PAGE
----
What problem can you have with the scanline? In linux, when you activate the CRT SwitchRes all the changes are done automatically, in any system, from Genesis to the most abstract Arcade. You don’t need to do anything, nor configure any resolution.

Not so much. :rofl:


i wanna emulate the 480i changes from psx, but i don’t know if interlaced or in this case tvout+interlaced will help me with that without altering somehow the image in 240p or in this case 224 outside of the ntsc effect, and this will be for windows this isn’t a problem on linux but things as saving custom res for xrandr doesn’t work

iit is, doesn’t work good in my computer, too many problems to deal with and no deterministic solution that doesn’t make me feel that the many things i tried aren’t for nothing also x11 is disappearing from support scene soon and many things aren’t working in modern days any longer, as xsetup scripts for saving custom res, and wayland isn’t any better, xrandr doesn’t work with wayland and also it doesn’t have multiple custom res support

Emulate? if I understand correctly, I think you have a big confusion.

Interlaced resolutions are characteristic of some games, and there are very few games on PS1 that have 480i.
It is normal for games to constantly change resolution, at least since the 16-bit generation, they use high ones for titles and text and low ones for the game itself.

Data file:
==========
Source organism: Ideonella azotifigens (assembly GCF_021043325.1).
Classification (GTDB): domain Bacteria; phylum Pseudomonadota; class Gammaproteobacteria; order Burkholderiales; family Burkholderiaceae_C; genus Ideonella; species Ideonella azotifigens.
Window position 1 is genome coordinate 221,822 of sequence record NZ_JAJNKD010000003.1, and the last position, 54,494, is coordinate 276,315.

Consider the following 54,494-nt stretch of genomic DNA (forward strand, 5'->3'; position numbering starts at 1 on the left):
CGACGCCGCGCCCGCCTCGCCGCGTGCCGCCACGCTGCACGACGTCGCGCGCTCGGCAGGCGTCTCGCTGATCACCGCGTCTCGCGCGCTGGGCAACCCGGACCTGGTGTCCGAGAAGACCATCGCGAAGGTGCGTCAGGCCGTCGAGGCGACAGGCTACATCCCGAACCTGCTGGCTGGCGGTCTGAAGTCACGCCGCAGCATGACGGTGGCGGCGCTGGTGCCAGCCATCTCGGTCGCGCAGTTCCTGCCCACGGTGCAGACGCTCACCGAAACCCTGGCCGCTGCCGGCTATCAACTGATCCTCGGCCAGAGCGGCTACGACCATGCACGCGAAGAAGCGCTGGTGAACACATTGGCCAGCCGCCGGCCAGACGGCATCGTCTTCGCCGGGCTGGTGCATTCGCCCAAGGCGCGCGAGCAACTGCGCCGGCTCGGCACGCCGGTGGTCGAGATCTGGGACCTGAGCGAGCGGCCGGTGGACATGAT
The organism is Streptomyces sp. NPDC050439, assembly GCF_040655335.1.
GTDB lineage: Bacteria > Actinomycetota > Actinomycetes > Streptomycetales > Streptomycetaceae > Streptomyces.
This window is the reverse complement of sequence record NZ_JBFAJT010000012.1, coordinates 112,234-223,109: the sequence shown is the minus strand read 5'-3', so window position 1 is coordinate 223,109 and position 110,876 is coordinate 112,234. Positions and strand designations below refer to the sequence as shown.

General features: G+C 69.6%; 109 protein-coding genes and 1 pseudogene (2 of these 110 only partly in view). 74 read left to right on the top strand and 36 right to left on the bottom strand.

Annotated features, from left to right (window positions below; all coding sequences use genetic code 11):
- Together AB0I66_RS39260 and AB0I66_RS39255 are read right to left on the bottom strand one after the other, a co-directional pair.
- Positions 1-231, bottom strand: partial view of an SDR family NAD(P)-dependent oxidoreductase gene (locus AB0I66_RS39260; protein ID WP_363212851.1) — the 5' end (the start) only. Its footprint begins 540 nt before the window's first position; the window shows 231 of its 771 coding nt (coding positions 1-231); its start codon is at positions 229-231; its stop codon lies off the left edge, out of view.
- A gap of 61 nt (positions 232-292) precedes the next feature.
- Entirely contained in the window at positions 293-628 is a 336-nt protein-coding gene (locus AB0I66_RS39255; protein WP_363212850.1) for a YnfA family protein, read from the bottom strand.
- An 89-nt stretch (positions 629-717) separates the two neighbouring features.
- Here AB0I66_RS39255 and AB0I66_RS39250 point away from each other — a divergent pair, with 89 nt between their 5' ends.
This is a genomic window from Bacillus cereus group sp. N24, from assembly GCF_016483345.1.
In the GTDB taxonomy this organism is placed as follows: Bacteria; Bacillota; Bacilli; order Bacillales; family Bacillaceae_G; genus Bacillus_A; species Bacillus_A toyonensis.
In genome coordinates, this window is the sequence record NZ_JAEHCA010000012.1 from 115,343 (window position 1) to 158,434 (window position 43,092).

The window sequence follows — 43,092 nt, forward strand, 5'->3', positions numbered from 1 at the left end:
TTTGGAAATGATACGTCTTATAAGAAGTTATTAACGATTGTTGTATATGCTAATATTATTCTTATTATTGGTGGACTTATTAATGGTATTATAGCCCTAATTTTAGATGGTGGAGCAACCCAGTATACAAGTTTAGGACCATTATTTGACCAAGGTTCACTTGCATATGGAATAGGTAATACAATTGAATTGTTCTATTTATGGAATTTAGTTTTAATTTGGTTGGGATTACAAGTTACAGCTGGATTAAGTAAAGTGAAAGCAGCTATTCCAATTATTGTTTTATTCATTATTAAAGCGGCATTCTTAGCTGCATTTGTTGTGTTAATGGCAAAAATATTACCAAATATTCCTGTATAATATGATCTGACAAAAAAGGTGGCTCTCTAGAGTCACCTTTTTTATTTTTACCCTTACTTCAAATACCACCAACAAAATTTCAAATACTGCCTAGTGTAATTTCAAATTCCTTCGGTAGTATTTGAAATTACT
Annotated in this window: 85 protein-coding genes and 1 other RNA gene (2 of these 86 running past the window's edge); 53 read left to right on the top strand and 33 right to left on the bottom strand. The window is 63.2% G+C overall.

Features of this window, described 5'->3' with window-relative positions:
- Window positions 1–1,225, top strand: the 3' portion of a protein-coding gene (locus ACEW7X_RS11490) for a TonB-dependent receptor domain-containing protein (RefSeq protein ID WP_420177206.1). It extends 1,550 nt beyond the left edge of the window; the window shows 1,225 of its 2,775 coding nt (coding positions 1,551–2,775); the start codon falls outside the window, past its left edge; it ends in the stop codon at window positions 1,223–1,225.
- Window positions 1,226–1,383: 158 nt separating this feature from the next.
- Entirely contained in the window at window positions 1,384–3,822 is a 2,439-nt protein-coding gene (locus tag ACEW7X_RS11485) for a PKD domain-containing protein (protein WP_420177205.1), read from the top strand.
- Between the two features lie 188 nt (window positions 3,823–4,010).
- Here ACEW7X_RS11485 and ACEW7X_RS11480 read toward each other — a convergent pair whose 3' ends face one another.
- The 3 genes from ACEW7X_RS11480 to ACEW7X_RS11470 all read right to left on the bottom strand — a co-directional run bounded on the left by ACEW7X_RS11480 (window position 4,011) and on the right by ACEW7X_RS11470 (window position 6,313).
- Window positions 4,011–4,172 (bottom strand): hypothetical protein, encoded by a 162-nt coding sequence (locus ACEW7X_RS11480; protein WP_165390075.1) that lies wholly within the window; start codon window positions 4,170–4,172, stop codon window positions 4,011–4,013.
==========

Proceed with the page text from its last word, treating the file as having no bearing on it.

When you activate “CRT SwitchRes” RetroArch sends to the CRT the resolution that the game requests. Here you don’t have to configure anything, (forget about xrandr) not even change the monitor resolution. it does it all by magic. If you use a Monitor, a shader like ‘tvout-tweaks’ can be used to make corrections.

If you want EMULAT 480i. You have two options. Use an interlaced shader. Here the resolution of the monitor or the operating system does not matter, neither if it is a CRT or a Led. It is an emulation.

The other option is to use Linux and set the 480i resolution with ‘xrandr’. Here you have to use the native output given by the Core, you can’t use “CRT SwitchRes” or a shader with scanlines, because it’s one or the other, not both together.

Here there is also a confusion, Xorg is not going to disappear soon, nor in the medium term. Wayland still needs a lot of work and above all, support from the big companies. Wayland can be used for office or web browsing, but for demanding applications you need Xorg.

xrandr is an advanced feature, if you are new to Linux, you have to be careful because you can even burn the monitor. Possibly the scripts will not work, anyway there are many guides on the internet and here in the forum there has been a lot of discussion about it.

I was able to achieve saving my custom res in Linux, it was fedora’s fault, I choose manjaro instead and xsetup worked as a charm, my interlaced res are 3840 x 480 x 472 and 478, now I gotta know how vsync swap interval will work with that in mind, I’ll test retroarch tomorrow